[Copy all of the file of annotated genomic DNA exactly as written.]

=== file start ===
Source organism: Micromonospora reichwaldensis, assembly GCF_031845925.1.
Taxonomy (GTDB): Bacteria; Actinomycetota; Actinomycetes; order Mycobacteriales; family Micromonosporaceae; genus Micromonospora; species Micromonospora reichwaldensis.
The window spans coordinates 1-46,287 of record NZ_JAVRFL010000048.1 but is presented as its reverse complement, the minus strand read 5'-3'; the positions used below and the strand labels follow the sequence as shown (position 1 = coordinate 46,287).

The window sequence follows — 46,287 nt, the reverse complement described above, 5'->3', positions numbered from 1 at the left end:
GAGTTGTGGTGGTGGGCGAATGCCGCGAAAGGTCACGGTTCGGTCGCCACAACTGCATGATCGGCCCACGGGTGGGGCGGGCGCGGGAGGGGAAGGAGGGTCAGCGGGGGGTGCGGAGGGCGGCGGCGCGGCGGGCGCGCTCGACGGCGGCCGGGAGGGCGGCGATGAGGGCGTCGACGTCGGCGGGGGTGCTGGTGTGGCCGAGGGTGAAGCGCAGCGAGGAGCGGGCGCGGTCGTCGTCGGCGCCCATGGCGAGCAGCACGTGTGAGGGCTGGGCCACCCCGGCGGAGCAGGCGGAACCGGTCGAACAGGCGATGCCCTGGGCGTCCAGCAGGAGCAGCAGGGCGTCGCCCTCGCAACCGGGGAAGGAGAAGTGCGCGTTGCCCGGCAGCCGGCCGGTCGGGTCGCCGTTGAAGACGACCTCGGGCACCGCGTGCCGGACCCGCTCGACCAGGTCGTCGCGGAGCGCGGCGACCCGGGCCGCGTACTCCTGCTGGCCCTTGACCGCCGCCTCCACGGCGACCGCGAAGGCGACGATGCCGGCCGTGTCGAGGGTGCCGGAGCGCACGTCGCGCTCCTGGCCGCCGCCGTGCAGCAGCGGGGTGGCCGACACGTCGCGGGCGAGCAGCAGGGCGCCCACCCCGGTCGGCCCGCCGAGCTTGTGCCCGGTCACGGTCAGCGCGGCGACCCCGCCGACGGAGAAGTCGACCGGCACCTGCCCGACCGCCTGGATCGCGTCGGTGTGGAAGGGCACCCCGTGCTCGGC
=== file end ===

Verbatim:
Source organism: Micromonospora reichwaldensis, assembly GCF_031845925.1.
Taxonomy (GTDB): Bacteria; Actinomycetota; Actinomycetes; order Mycobacteriales; family Micromonosporaceae; genus Micromonospora; species Micromonospora reichwaldensis.
The window spans coordinates 1-46,287 of record NZ_JAVRFL010000048.1 but is presented as its reverse complement, the minus strand read 5'-3'; the positions used below and the strand labels follow the sequence as shown (position 1 = coordinate 46,287).

The window sequence follows — 46,287 nt, the reverse complement described above, 5'->3', positions numbered from 1 at the left end:
GAGTTGTGGTGGTGGGCGAATGCCGCGAAAGGTCACGGTTCGGTCGCCACAACTGCATGATCGGCCCACGGGTGGGGCGGGCGCGGGAGGGGAAGGAGGGTCAGCGGGGGGTGCGGAGGGCGGCGGCGCGGCGGGCGCGCTCGACGGCGGCCGGGAGGGCGGCGATGAGGGCGTCGACGTCGGCGGGGGTGCTGGTGTGGCCGAGGGTGAAGCGCAGCGAGGAGCGGGCGCGGTCGTCGTCGGCGCCCATGGCGAGCAGCACGTGTGAGGGCTGGGCCACCCCGGCGGAGCAGGCGGAACCGGTCGAACAGGCGATGCCCTGGGCGTCCAGCAGGAGCAGCAGGGCGTCGCCCTCGCAACCGGGGAAGGAGAAGTGCGCGTTGCCCGGCAGCCGGCCGGTCGGGTCGCCGTTGAAGACGACCTCGGGCACCGCGTGCCGGACCCGCTCGACCAGGTCGTCGCGGAGCGCGGCGACCCGGGCCGCGTACTCCTGCTGGCCCTTGACCGCCGCCTCCACGGCGACCGCGAAGGCGACGATGCCGGCCGTGTCGAGGGTGCCGGAGCGCACGTCGCGCTCCTGGCCGCCGCCGTGCAGCAGCGGGGTGGCCGACACGTCGCGGGCGAGCAGCAGGGCGCCCACCCCGGTCGGCCCGCCGAGCTTGTGCCCGGTCACGGTCAGCGCGGCGACCCCGCCGACGGAGAAGTCGACCGGCACCTGCCCGACCGCCTGGATCGCGTCGGTGTGGAAGGGCACCCCGTGCTCGGC